DD's muteness in social situations

(45 Posts)
picnicinthewoods Sun 10-Nov-13 09:41:48

I'm looking for some ideas on how to help DD. I hate the word 'shy', but that seems the easiest way to explain her behaviour. She went to playschool from 3-5 years and has since been HE. At playschool they had the same problem & she took the whole of the first year to warm up enough to participate in group work, although she never talked at circle time, she showed and the teacher talked for her.
She is 7 now and I'm getting pretty concerned at her 'shyness'. At home she is bubbly, happy and fun. In HE groups with me there and others she knows well where there aren't too many people she is also fine. However she has now been going to Brownies for a term and hasn't spoken, and she didn't talk at Rainbows for the year previous. She also goes to an HE group without me and rarely speaks. A couple of things have happened that are making me worried. For example rather than speak to one of the grown ups at the HE group to ask to go to the toilet, she wet herself and then went around wet for the rest of the day. She is now 7 and a half & has full control over her bladder.
She also went on a playdate recently and something happened which I don't want to go into, but she wasn't able to tell the person to stop.
I am now concerned about her going places without me but she is fiercely independent and continues to want to go to these things on her own.
So, how do I help her find her voice? How do I help her be more assertive?

SatinSandals Sun 10-Nov-13 10:46:33

The problem appears to be that you has no one else working on it. Have you any family to help? Have you talked to the Brownie leader and asked her for strategies and for her to make situations where she would feel more at ease? Can you get one of the adults in the HE group help?
The fact that she wants to to do things on her own is very positive and she just needs strategies to deal with it. Often the person closest isn't the best person to give strategies.
I didn't want you to go unanswered, perhaps now I have bumped it up someone will come along with the same problem and some answers. There may well be a book. My only advice would be to do some role play at home as in 'what to do if you need the toilet' and to get her doing simple things like paying for shopping.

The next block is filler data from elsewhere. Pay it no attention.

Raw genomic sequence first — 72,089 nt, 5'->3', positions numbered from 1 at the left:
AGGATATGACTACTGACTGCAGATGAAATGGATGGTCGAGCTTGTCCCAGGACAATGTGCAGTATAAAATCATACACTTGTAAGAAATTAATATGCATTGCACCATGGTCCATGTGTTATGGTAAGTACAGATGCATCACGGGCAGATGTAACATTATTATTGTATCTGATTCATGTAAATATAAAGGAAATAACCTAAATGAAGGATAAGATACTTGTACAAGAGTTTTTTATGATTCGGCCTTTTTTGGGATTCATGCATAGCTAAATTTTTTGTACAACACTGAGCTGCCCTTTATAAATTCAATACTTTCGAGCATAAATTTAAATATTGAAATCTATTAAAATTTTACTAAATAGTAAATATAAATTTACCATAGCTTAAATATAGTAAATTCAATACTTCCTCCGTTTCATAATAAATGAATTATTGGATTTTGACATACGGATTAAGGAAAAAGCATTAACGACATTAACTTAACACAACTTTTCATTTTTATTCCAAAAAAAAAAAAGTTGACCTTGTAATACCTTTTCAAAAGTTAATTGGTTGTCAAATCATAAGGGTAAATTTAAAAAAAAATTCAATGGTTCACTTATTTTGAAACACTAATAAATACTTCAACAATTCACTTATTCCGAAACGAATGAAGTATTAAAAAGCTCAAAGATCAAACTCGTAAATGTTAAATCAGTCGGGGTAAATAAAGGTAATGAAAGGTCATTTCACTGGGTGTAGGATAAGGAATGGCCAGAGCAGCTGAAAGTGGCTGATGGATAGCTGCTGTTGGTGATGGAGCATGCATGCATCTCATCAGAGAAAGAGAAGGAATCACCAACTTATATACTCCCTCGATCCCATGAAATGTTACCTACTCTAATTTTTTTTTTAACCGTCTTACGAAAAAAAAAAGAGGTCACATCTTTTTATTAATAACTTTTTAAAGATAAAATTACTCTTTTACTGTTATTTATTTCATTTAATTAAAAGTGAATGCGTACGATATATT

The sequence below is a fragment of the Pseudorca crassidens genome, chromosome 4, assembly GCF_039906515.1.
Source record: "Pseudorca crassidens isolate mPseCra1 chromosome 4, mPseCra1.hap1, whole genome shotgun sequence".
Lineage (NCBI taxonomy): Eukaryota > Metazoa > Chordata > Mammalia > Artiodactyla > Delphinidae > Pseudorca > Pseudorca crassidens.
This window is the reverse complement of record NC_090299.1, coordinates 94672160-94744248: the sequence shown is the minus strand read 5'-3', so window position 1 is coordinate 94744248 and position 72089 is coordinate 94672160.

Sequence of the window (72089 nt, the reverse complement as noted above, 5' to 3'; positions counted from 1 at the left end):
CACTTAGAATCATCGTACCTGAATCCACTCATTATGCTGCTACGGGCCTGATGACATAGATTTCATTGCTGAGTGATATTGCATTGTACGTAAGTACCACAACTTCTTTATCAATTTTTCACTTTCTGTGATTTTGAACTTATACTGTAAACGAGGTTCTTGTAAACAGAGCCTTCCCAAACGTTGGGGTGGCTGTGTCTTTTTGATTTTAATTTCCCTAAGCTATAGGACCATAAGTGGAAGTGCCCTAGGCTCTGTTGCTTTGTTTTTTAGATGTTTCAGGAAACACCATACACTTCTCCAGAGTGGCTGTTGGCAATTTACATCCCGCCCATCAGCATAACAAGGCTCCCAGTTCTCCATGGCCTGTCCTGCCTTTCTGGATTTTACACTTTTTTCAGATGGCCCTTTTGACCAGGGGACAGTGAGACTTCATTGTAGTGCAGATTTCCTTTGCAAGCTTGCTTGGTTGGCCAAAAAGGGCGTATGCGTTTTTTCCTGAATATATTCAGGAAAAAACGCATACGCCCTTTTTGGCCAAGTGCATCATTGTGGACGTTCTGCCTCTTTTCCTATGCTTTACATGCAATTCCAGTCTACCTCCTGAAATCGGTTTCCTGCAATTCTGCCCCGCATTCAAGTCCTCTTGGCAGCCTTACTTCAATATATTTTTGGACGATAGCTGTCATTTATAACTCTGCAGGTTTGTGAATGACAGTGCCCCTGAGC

SatinSandals Sun 10-Nov-13 10:48:35

The positives are that she is 'happy, bubbly and fun' and she wants to be independent. It is just a question of building up her confidence-hopefully this is where you can get suggestions.

SatinSandals Sun 10-Nov-13 10:54:32

I have to say that I was very like that at her age and I was about 26yrs before I could happily stand up and talk to a roomful of people, not that it was sudden it is just a long, slow progress. The worst thing possible was people drawing attention to it, either by drawing me out or sheltering me by avoiding situations. The best was just treating it as perfectly normal and drawing me out without me suspecting that was what they were doing, if that makes sense! Good luck, hope you get some help on here.

picnicinthewoods Sun 10-Nov-13 11:07:11

Thank you satinsandals, that is good advice. Ok I will talk to the Brownie leader again, although I have spoken to the HE group leader and they did say they would work on it. The trouble is she is now getting a reputation at both these things for being 'the one who doesn't speak' and I think it then becomes self-perpetuating. She comes back telling me she is the 'shy' one, so she is very aware of it.
Role playing sounds like a great idea & also getting her to be more assertive when I am around, like paying for shopping. I hadn't thought of that so thanks. Sometimes you just get too close to a problem and can't see the answers!
I was a shy child too, but I don't want her to waste her youth being crippled by shyness. She is such a lovely, kind, funny, crazy girl. I want others to see her like that too!

SatinSandals Sun 10-Nov-13 11:46:25

I was a Brownie leader in the dim and distant past-I would have been only too pleased to help.
I think the outdoors is a good place for talking, it is easier if on the move and not face to face. You could try taking a few on a scavenger hunt, or doing a treasure hunt with clues-something where your DD gets carried away with the activity and forgets she is interacting.
Perhaps something she has done, craft activity?, where she has to teach someone else.
I would guess the advantage of HE is having all ages, could she help younger ones? Could an older one help her with an activity-sometimes a child 2/3 years older is easier to relate to than an adult.

tethersend Sun 10-Nov-13 11:53:29

Can you ask the GP about a Speech Therapy referral?